But move to Web might eventually broaden the number of TV stations to carry live draws
EAST ORANGE, N.J. — It doesn't matter what changes: any time a change occurs at the lottery, there are some who won't like it.
Genevieve Tappan has played the New Jersey Lottery for more than 40 years, but hasn't bought a ticket since Saturday, when she realized the nightly drawings were no longer being televised.
"I like to see them pull it so they don't have the chance to switch it," said Tappan, 80, of East Orange. "Older people don't trust the system. We know what happens."
Last Friday, when the state switched from the state-run NJN to the privately operated NJTV, the New Jersey Lottery debuted a new live Internet version of the daily drawings. Viewers can now watch the drawings on the lottery's website, www.NJLottery.net and on its Facebook page.
But some players are unhappy with the change.
Tappan doesn't own a computer, nor do any of her friends, and she says they won't play the lottery again until they can watch the drawings on their televisions.
They may not have to wait long.
The Lottery's internet stream is broadcast quality and will be made available to TV outlets in the near future, according to spokeswoman Jacquie Fiorito. State officials are talking to WNET about incorporating the live stream into its NJTV programming.
The switch from TV to internet was done to save money, according to Fiorito, who said lottery officials decided not to renew the $1.2 million contract with NJN months ago, before state officials signed a contract with WNET to manage the TV operation. The lottery contract with NJN expired last Thursday.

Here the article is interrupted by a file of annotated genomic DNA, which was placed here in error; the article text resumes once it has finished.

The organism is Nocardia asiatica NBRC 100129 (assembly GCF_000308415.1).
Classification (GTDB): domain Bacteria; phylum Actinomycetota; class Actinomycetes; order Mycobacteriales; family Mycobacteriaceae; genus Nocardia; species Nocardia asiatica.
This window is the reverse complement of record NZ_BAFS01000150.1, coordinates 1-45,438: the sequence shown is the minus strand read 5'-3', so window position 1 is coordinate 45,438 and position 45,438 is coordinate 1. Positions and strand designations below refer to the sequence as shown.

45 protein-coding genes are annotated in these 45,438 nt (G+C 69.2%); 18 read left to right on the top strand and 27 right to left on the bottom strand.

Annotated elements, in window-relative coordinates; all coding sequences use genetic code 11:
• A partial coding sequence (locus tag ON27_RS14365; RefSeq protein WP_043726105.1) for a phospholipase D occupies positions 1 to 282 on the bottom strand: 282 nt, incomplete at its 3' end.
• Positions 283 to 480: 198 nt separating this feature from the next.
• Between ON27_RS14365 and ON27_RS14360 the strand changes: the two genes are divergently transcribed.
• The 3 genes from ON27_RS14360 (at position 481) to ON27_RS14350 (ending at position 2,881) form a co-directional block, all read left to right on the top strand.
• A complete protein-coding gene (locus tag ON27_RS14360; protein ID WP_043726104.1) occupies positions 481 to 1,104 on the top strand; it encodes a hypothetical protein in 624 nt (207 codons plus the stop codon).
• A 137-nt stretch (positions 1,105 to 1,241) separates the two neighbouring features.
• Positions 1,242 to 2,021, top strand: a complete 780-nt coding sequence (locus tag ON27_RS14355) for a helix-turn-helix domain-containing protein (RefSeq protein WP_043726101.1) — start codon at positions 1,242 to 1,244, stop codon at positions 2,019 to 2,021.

After a one-time expense of $150,000 for a high-definition camera, studio and set, the lottery staff will produce the broadcast, saving more than a million dollars a year, Fiorito said. Last year, the lottery grossed $2.6 billion and contributed $924 million to educational programs and state-sponsored institutions for veterans, the developmentally disabled and others.
Fiorito said the number of viewers watching the TV broadcast was too low to justify the continued cost.
"We get 155,000 visitors a day on our website, and we were getting maybe 20,000 a week on NJN," she said. "We just couldn't justify a $1.2 million contract for less than 20,000 people a week watching."
Lottery officials were expecting resistance to the change, said Fiorito, who said she tells unhappy callers that the numbers are still being pulled live, even if they don't have Internet access to witness it. "Our first priority was the integrity of the draw. We're happy to say it has been without a glitch," Fiorito said. "It is still audited, people are still winning."
The drawings are streamed on the lottery website and on Facebook at 12:57 and 7:56 p.m.; Mega Millions numbers are drawn Tuesday and Friday and Powerball numbers are picked Wednesday and Saturday. Those drawings are at 10:59 p.m.